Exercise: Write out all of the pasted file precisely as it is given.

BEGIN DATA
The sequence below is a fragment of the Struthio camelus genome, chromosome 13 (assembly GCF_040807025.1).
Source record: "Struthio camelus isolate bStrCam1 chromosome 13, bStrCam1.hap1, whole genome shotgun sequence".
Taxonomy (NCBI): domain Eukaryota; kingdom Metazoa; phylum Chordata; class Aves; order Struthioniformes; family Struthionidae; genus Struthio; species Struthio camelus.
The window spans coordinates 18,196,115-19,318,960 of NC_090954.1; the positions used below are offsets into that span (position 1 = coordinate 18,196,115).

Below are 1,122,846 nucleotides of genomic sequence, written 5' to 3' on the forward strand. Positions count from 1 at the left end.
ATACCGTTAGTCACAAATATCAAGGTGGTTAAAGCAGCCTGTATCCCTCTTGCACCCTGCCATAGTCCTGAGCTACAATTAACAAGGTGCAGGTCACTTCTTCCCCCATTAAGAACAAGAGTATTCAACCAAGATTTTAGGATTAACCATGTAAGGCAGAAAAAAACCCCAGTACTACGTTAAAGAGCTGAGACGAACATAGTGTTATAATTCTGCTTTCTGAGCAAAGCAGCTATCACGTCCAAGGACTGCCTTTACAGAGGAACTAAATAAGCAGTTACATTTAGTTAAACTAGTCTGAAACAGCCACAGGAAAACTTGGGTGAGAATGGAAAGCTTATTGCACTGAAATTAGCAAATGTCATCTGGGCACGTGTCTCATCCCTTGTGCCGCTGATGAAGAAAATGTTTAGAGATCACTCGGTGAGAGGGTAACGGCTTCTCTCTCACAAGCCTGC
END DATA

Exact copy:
The sequence below is a fragment of the Struthio camelus genome, chromosome 13 (assembly GCF_040807025.1).
Source record: "Struthio camelus isolate bStrCam1 chromosome 13, bStrCam1.hap1, whole genome shotgun sequence".
Taxonomy (NCBI): domain Eukaryota; kingdom Metazoa; phylum Chordata; class Aves; order Struthioniformes; family Struthionidae; genus Struthio; species Struthio camelus.
The window spans coordinates 18,196,115-19,318,960 of NC_090954.1; the positions used below are offsets into that span (position 1 = coordinate 18,196,115).

Below are 1,122,846 nucleotides of genomic sequence, written 5' to 3' on the forward strand. Positions count from 1 at the left end.
ATACCGTTAGTCACAAATATCAAGGTGGTTAAAGCAGCCTGTATCCCTCTTGCACCCTGCCATAGTCCTGAGCTACAATTAACAAGGTGCAGGTCACTTCTTCCCCCATTAAGAACAAGAGTATTCAACCAAGATTTTAGGATTAACCATGTAAGGCAGAAAAAAACCCCAGTACTACGTTAAAGAGCTGAGACGAACATAGTGTTATAATTCTGCTTTCTGAGCAAAGCAGCTATCACGTCCAAGGACTGCCTTTACAGAGGAACTAAATAAGCAGTTACATTTAGTTAAACTAGTCTGAAACAGCCACAGGAAAACTTGGGTGAGAATGGAAAGCTTATTGCACTGAAATTAGCAAATGTCATCTGGGCACGTGTCTCATCCCTTGTGCCGCTGATGAAGAAAATGTTTAGAGATCACTCGGTGAGAGGGTAACGGCTTCTCTCTCACAAGCCTGC